Economics professor Frank Guntner posted a video titled “3 Myths About Poverty” at the College of Business’ Kitchen Table Talks — a series of short lecture videos by faculty members on a wide variety of topics. The video was based on a short op-ed submission by Guntner that was expected to run in the Washington Examiner.
Guntner’s talk, based on the Biden administration’s first 100 days, set out to break down what he believes are the three myths surrounding poverty: first, that it is tied up with a person’s race; second, that it is a generational curse; and finally, that low-income groups have no agency.
He argues that teenagers can make significant choices in order to climb the social ladder, significantly reducing their chances of falling below the poverty line. “Whether you’re poor is in part a matter of bad choices,” he said.
The video faced considerable backlash from students and faculty alike. The outrage finally prompted the university to take down the video and circulate a letter clarifying the incident.
— Lehigh Business (@LehighBusiness) February 15, 2021
Criticism and Guntner’s Reaction
Guntner’s video has received a volley of criticism on student Instagram accounts.
Kate Luther criticized his perspective on poverty as one which believes it is a choice and, therefore, escapable. She believes such a stance does not take into account the hardships faced by common people. Others have found the use of his language insensitive.
However, others have been more supportive. Professor of postcolonial literature at LU, Amardeep Singh, gives Guntner the benefit of the doubt, believing the real problem lies with how he “frames his arguments and the language he uses, not necessarily the data itself.”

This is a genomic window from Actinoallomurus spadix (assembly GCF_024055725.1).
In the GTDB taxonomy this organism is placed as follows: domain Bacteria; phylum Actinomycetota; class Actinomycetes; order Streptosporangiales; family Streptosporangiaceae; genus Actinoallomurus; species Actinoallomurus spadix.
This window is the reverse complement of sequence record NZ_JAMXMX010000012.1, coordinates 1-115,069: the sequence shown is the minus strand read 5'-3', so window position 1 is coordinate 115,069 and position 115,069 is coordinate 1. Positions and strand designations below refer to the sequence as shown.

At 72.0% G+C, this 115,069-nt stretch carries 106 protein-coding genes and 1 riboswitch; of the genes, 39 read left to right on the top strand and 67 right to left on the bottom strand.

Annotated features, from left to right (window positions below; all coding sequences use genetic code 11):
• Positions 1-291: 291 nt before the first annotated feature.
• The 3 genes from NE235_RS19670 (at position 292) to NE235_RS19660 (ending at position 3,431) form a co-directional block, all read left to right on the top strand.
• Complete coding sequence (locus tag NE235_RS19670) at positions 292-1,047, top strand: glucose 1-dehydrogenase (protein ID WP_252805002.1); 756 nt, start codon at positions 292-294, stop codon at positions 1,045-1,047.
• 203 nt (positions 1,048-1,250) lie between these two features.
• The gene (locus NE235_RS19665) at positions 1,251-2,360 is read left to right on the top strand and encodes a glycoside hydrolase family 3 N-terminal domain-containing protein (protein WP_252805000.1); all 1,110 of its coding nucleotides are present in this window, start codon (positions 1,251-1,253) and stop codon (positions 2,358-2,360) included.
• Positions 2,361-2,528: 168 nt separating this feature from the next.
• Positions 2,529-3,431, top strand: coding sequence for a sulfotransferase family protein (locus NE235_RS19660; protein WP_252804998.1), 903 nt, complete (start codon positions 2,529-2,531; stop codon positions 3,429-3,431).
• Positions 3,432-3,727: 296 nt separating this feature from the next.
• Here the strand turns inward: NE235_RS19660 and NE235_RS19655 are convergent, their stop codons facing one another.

Media relations director at LU, Lori Friedman, said the video was taken down to encourage the LU community to come forward and participate in an open conversation about the video. “We affirm the right of the faculty, as well as other members of the community, to express their viewpoints and engage in a respectful and open exchange of ideas,” she said.
Clarifying his remarks at the LU “table talks”, Gruntner said, “What I was hoping the average reader would read and say is ‘that can’t be right,’ look into it, then discover that the facts are true and the analysis I provided is plausible. Maybe it would change their thinking about these important issues.”
Claiming his video is meant to be motivational, Guntner has been also taken aback by people calling him out for racism. “Attack my data, attack my analysis, but attack me? You don’t know me,” he said in response to the critics.